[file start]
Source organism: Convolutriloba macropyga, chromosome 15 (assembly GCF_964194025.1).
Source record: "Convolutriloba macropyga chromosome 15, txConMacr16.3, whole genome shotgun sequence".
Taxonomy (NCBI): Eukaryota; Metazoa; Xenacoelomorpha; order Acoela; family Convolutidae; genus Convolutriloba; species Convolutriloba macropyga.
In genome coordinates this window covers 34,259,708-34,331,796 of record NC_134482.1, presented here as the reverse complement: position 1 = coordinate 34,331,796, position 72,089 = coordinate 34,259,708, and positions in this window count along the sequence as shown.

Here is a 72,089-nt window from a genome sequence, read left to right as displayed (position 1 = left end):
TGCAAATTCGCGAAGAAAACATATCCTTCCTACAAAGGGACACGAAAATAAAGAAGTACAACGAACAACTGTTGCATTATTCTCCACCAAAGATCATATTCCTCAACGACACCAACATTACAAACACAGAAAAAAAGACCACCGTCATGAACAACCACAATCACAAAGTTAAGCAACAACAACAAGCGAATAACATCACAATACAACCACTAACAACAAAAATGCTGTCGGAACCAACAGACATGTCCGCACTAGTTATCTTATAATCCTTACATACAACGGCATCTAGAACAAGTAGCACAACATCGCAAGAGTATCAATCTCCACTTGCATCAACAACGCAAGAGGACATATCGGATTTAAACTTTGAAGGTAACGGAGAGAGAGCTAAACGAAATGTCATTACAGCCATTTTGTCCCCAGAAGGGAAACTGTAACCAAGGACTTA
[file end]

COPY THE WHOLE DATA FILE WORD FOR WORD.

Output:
Source organism: Convolutriloba macropyga, chromosome 15 (assembly GCF_964194025.1).
Source record: "Convolutriloba macropyga chromosome 15, txConMacr16.3, whole genome shotgun sequence".
Taxonomy (NCBI): Eukaryota; Metazoa; Xenacoelomorpha; order Acoela; family Convolutidae; genus Convolutriloba; species Convolutriloba macropyga.
In genome coordinates this window covers 34,259,708-34,331,796 of record NC_134482.1, presented here as the reverse complement: position 1 = coordinate 34,331,796, position 72,089 = coordinate 34,259,708, and positions in this window count along the sequence as shown.

Here is a 72,089-nt window from a genome sequence, read left to right as displayed (position 1 = left end):
TGCAAATTCGCGAAGAAAACATATCCTTCCTACAAAGGGACACGAAAATAAAGAAGTACAACGAACAACTGTTGCATTATTCTCCACCAAAGATCATATTCCTCAACGACACCAACATTACAAACACAGAAAAAAAGACCACCGTCATGAACAACCACAATCACAAAGTTAAGCAACAACAACAAGCGAATAACATCACAATACAACCACTAACAACAAAAATGCTGTCGGAACCAACAGACATGTCCGCACTAGTTATCTTATAATCCTTACATACAACGGCATCTAGAACAAGTAGCACAACATCGCAAGAGTATCAATCTCCACTTGCATCAACAACGCAAGAGGACATATCGGATTTAAACTTTGAAGGTAACGGAGAGAGAGCTAAACGAAATGTCATTACAGCCATTTTGTCCCCAGAAGGGAAACTGTAACCAAGGACTTA